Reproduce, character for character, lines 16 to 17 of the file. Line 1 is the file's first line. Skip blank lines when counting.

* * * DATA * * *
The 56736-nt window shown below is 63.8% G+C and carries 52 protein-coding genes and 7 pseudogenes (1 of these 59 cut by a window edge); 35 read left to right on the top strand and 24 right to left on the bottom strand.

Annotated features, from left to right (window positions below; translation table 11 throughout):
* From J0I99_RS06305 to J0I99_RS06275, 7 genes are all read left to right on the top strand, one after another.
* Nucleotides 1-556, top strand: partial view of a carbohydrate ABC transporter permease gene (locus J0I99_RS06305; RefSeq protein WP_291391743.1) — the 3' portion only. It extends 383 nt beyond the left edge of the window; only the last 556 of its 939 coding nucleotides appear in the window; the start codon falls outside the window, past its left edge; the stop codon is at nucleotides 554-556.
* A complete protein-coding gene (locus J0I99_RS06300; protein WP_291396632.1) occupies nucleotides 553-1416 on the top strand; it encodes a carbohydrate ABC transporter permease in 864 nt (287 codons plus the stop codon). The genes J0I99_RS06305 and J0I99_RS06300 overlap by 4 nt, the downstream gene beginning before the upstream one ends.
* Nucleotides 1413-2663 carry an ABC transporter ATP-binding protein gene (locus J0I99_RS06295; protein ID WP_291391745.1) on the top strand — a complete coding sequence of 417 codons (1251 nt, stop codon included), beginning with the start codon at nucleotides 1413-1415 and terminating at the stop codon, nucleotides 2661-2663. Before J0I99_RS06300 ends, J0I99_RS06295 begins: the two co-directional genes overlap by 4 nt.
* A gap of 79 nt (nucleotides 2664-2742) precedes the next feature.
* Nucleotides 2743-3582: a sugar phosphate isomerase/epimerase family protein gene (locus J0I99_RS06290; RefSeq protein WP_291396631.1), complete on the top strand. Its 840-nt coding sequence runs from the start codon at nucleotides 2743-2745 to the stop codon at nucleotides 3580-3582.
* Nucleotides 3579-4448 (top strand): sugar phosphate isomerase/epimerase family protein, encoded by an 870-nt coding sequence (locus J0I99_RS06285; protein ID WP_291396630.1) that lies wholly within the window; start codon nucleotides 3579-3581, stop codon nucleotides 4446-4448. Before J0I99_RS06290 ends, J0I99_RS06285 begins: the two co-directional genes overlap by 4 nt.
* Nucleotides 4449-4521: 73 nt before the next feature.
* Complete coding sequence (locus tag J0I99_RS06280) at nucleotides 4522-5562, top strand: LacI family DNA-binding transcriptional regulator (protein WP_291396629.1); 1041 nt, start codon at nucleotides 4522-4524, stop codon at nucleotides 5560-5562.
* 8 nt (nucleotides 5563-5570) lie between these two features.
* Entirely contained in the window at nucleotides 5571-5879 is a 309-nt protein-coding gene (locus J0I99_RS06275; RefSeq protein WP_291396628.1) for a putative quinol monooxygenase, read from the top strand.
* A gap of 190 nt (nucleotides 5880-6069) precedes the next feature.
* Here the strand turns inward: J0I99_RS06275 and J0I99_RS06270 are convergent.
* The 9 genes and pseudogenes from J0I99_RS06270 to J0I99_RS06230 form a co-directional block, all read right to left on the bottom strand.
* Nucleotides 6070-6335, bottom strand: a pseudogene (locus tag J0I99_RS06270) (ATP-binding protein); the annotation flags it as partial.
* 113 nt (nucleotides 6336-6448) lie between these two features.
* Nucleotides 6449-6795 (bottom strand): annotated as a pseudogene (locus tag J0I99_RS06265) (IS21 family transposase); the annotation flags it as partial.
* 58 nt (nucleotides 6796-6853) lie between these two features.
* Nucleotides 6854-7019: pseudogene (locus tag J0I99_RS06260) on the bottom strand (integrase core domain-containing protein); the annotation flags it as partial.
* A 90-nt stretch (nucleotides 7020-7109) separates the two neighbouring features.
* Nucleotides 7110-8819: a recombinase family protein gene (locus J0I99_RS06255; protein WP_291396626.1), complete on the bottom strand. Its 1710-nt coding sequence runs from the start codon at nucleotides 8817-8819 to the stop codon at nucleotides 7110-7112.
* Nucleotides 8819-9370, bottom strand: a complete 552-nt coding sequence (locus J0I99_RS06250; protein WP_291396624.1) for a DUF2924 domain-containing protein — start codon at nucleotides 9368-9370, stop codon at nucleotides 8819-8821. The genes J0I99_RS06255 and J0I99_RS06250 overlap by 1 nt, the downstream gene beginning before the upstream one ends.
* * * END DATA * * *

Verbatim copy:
* The 9 genes and pseudogenes from J0I99_RS06270 to J0I99_RS06230 form a co-directional block, all read right to left on the bottom strand.
* Nucleotides 6070-6335, bottom strand: a pseudogene (locus tag J0I99_RS06270) (ATP-binding protein); the annotation flags it as partial.